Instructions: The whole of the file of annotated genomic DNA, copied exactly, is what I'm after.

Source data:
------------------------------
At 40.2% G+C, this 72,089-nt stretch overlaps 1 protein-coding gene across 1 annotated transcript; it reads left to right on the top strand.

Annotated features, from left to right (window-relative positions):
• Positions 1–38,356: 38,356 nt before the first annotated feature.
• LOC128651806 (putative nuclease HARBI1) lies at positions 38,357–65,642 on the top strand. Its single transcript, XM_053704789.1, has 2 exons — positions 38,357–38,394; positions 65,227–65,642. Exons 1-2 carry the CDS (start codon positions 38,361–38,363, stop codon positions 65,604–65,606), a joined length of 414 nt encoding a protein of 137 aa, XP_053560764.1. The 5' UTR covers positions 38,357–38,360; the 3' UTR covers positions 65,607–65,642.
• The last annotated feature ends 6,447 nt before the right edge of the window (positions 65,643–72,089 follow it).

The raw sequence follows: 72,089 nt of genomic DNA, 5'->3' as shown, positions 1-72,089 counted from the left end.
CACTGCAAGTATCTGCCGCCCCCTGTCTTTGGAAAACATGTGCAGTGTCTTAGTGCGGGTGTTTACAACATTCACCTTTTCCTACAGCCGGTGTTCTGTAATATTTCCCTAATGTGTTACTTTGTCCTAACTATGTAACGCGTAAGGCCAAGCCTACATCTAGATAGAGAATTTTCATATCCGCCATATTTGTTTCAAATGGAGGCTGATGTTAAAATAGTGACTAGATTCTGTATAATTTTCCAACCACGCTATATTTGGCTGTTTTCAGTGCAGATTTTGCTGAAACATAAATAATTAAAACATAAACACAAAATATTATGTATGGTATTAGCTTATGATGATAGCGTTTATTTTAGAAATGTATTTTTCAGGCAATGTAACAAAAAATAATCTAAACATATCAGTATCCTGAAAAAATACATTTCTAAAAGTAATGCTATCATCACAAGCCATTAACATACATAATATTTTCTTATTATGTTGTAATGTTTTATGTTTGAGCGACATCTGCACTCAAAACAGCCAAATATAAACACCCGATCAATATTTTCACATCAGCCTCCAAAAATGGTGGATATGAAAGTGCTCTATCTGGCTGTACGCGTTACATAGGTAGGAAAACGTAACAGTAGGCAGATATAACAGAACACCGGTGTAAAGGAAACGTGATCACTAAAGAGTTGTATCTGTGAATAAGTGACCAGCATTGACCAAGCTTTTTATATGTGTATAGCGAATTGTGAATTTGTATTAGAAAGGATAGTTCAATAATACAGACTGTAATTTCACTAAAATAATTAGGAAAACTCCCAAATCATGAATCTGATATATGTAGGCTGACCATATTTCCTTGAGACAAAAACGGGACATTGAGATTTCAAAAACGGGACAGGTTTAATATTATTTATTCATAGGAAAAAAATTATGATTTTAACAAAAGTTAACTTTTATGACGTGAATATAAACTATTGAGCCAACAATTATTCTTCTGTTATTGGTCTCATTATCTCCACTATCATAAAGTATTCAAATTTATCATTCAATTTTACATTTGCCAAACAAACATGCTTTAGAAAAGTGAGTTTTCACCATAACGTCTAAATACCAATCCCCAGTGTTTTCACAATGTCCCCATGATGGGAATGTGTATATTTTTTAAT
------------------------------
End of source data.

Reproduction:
At 40.2% G+C, this 72,089-nt stretch overlaps 1 protein-coding gene across 1 annotated transcript; it reads left to right on the top strand.

Annotated features, from left to right (window-relative positions):
• Positions 1–38,356: 38,356 nt before the first annotated feature.
• LOC128651806 (putative nuclease HARBI1) lies at positions 38,357–65,642 on the top strand. Its single transcript, XM_053704789.1, has 2 exons — positions 38,357–38,394; positions 65,227–65,642. Exons 1-2 carry the CDS (start codon positions 38,361–38,363, stop codon positions 65,604–65,606), a joined length of 414 nt encoding a protein of 137 aa, XP_053560764.1. The 5' UTR covers positions 38,357–38,360; the 3' UTR covers positions 65,607–65,642.
• The last annotated feature ends 6,447 nt before the right edge of the window (positions 65,643–72,089 follow it).

The raw sequence follows: 72,089 nt of genomic DNA, 5'->3' as shown, positions 1-72,089 counted from the left end.
CACTGCAAGTATCTGCCGCCCCCTGTCTTTGGAAAACATGTGCAGTGTCTTAGTGCGGGTGTTTACAACATTCACCTTTTCCTACAGCCGGTGTTCTGTAATATTTCCCTAATGTGTTACTTTGTCCTAACTATGTAACGCGTAAGGCCAAGCCTACATCTAGATAGAGAATTTTCATATCCGCCATATTTGTTTCAAATGGAGGCTGATGTTAAAATAGTGACTAGATTCTGTATAATTTTCCAACCACGCTATATTTGGCTGTTTTCAGTGCAGATTTTGCTGAAACATAAATAATTAAAACATAAACACAAAATATTATGTATGGTATTAGCTTATGATGATAGCGTTTATTTTAGAAATGTATTTTTCAGGCAATGTAACAAAAAATAATCTAAACATATCAGTATCCTGAAAAAATACATTTCTAAAAGTAATGCTATCATCACAAGCCATTAACATACATAATATTTTCTTATTATGTTGTAATGTTTTATGTTTGAGCGACATCTGCACTCAAAACAGCCAAATATAAACACCCGATCAATATTTTCACATCAGCCTCCAAAAATGGTGGATATGAAAGTGCTCTATCTGGCTGTACGCGTTACATAGGTAGGAAAACGTAACAGTAGGCAGATATAACAGAACACCGGTGTAAAGGAAACGTGATCACTAAAGAGTTGTATCTGTGAATAAGTGACCAGCATTGACCAAGCTTTTTATATGTGTATAGCGAATTGTGAATTTGTATTAGAAAGGATAGTTCAATAATACAGACTGTAATTTCACTAAAATAATTAGGAAAACTCCCAAATCATGAATCTGATATATGTAGGCTGACCATATTTCCTTGAGACAAAAACGGGACATTGAGATTTCAAAAACGGGACAGGTTTAATATTATTTATTCATAGGAAAAAAATTATGATTTTAACAAAAGTTAACTTTTATGACGTGAATATAAACTATTGAGCCAACAATTATTCTTCTGTTATTGGTCTCATTATCTCCACTATCATAAAGTATTCAAATTTATCATTCAATTTTACATTTGCCAAACAAACATGCTTTAGAAAAGTGAGTTTTCACCATAACGTCTAAATACCAATCCCCAGTGTTTTCACAATGTCCCCATGATGGGAATGTGTATATTTTTTAAT